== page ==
We’ve all seen the statistics that there are roughly 30-50 buyers lined up for every advisory practice that comes onto the market. It certainly seems to bode well for those advisors either beginning to contemplate an exit strategy or well down the road towards identifying a potential buyer. It’s critical to understand that very often the “right” acquirer for your business is NOT the apparent highest bidder on paper.
Make no mistake; purchase price is certainly a major consideration. But there are a host of other factors that require careful consideration – not the least of which is the terms of the deal.
How do the potential buyer’s interests and desires align with yours?
How long and how actively do you want to remain engaged in the business after the sale?
Does that align with the buyer’s wishes?
Make sure that both parties have similar expectations regarding the scope of your future role, as well as the integration of your team. Remember that the lion’s share of deal compensation will often be in the form of a promissory note paid off over time, and the value of the total payments will likely be predicated on client/asset retention and subsequent growth.
Sellers should be aware that while the traditional 6-12 month post-sale transition model still exists, more and more buyers today are looking to structure longer-term transitions where both parties work collaboratively for an extended period (often 3-5 years) before the seller eventually transitions out of the business.
More importantly, however, the ideal buyer should closely mirror you in terms of personal attitude and demeanor as well as the structure and culture of their firm. The integration of two separate businesses is one case where opposites may attract but rarely produce a successful marriage. Look for buyers who share your fundamental vision, mission, business philosophy and culture.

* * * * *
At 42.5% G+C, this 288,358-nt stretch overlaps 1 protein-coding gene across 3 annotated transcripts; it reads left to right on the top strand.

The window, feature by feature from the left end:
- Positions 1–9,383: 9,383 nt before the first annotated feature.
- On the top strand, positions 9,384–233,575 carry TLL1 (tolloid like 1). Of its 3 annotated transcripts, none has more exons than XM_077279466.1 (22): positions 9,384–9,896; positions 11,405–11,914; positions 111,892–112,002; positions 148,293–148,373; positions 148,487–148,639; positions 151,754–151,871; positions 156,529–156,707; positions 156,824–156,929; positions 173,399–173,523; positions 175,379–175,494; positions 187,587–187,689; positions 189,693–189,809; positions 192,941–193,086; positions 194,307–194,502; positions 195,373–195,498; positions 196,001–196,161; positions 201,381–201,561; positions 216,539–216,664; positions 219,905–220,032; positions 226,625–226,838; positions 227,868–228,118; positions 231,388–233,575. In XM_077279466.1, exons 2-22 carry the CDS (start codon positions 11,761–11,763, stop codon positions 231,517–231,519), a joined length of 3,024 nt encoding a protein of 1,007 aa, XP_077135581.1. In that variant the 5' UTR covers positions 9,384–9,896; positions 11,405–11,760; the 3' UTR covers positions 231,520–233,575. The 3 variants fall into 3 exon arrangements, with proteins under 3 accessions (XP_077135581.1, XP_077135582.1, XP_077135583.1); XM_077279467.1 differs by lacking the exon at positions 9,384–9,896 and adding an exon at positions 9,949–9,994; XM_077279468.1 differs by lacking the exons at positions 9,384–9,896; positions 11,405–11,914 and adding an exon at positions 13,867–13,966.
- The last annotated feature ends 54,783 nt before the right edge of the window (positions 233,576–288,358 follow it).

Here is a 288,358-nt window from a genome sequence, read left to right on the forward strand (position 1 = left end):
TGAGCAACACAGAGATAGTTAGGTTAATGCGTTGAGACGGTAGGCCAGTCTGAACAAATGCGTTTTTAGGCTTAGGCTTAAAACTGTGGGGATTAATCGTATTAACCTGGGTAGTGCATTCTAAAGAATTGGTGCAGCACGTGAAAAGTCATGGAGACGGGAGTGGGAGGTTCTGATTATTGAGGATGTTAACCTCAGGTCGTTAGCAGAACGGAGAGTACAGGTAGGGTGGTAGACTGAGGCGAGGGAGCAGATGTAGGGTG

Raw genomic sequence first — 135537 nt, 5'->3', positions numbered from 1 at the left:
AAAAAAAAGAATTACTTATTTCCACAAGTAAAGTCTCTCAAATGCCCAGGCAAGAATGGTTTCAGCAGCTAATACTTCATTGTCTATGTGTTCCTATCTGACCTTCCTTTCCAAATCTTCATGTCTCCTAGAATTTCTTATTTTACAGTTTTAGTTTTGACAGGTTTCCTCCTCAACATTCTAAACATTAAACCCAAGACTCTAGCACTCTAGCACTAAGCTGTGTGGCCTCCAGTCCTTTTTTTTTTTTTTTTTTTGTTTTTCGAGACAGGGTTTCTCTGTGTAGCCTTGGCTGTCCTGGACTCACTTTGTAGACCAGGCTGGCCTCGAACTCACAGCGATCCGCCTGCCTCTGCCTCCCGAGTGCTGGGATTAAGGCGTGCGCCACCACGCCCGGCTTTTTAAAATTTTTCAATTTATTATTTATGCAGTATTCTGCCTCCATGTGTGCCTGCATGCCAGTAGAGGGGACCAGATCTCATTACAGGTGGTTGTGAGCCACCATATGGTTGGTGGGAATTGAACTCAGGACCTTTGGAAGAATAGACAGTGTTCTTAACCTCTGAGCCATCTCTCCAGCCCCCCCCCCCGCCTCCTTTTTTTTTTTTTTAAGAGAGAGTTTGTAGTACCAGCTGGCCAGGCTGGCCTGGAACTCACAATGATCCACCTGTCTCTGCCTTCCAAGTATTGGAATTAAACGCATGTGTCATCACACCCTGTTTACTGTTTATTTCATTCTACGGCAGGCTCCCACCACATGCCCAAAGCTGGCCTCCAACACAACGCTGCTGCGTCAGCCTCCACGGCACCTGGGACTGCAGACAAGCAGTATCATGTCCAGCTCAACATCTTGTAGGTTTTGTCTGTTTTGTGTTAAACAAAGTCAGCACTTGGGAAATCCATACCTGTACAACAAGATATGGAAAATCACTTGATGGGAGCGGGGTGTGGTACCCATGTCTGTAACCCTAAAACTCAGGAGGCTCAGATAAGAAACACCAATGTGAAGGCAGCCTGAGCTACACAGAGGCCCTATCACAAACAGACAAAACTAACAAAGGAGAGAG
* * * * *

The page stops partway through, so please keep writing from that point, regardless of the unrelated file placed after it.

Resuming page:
Do they share your commitment to building interdependent and collaborative teams?
Are the wealth management offerings and service delivery models of the two firms relatively consistent?
Do both firms utilize similar technology platforms?
While a potential acquirer with very deep pockets can be exceedingly seductive, he or she may not be the best fit for you, your team, your clients and ultimately your business. Never lose sight of your fiduciary duty to ensure the well-being of your clients even after you’re gone. Make certain you find a strong cultural fit and synergy before you even broach the financial structure and terms of a potential deal.
Coaching Questions from this article:
Do you have a clear sense of what your firm is worth on the open market? How would you go about determining the value of your firm if a prospective buyer approached you tomorrow?
Begin to build an “ideal buyer” profile for your business. What vital qualities would be most essential to ensuring a perfect fit? What services, processes and operational considerations would best integrate with your current operation?
Which potential avenues of communication (e.g., LinkedIn, service provider networks, M&A specialists like FP Transitions) can you best leverage to announce your interest and begin connecting with potential buyers?